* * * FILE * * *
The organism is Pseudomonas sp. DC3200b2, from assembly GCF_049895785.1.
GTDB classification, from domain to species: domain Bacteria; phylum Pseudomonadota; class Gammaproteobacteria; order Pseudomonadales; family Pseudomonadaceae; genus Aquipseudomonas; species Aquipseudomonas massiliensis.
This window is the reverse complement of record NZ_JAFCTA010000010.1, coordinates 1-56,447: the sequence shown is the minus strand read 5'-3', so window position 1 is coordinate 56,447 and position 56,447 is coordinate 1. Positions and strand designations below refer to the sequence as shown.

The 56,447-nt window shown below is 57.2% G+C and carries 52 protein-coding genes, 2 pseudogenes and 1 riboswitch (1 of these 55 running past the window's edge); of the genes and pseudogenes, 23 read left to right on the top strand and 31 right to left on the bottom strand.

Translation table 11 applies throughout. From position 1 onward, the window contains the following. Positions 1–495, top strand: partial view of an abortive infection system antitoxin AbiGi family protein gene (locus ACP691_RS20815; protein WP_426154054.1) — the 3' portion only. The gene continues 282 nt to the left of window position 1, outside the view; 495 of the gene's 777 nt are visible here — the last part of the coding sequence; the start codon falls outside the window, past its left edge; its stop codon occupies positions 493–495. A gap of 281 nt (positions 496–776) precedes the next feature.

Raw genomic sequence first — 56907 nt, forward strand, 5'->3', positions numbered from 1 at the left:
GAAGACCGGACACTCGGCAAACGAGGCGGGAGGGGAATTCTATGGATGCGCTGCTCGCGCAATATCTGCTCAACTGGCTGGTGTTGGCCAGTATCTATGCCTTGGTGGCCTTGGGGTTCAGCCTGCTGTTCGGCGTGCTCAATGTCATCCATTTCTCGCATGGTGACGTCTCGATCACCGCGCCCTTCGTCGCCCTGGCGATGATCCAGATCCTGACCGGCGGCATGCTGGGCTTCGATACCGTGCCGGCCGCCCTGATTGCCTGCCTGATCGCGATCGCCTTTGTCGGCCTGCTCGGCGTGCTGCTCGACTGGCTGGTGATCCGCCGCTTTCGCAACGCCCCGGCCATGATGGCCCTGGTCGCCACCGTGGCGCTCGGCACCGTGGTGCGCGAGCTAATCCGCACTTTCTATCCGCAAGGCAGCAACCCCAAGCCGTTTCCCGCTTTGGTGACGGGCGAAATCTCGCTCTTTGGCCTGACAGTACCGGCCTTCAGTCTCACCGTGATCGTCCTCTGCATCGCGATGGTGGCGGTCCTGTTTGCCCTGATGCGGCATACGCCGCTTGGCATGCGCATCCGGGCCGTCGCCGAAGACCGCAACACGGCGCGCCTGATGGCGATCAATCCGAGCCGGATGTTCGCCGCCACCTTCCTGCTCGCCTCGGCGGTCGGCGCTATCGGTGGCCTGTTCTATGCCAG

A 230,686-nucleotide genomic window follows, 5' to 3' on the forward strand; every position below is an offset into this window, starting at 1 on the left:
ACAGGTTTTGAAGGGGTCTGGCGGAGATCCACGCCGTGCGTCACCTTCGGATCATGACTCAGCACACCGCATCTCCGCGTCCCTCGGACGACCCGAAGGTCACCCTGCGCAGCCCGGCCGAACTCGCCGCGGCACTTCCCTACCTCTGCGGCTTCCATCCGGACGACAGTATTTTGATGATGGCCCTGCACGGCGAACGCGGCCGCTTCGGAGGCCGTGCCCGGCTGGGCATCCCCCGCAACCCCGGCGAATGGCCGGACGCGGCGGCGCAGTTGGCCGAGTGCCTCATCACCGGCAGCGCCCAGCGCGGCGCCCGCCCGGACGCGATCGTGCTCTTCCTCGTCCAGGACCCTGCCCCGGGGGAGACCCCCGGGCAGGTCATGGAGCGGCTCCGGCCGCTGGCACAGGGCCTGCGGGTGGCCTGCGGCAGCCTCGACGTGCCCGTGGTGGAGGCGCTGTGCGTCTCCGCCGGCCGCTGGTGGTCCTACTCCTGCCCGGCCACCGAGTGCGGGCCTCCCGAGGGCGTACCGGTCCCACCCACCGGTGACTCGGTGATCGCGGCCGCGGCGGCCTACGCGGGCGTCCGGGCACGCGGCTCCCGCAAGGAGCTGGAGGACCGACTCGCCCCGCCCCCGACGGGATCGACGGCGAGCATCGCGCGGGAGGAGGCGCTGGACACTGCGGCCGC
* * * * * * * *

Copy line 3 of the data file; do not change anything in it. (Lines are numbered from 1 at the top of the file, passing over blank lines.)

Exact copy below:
This window is the reverse complement of record NZ_JAFCTA010000010.1, coordinates 1-56,447: the sequence shown is the minus strand read 5'-3', so window position 1 is coordinate 56,447 and position 56,447 is coordinate 1. Positions and strand designations below refer to the sequence as shown.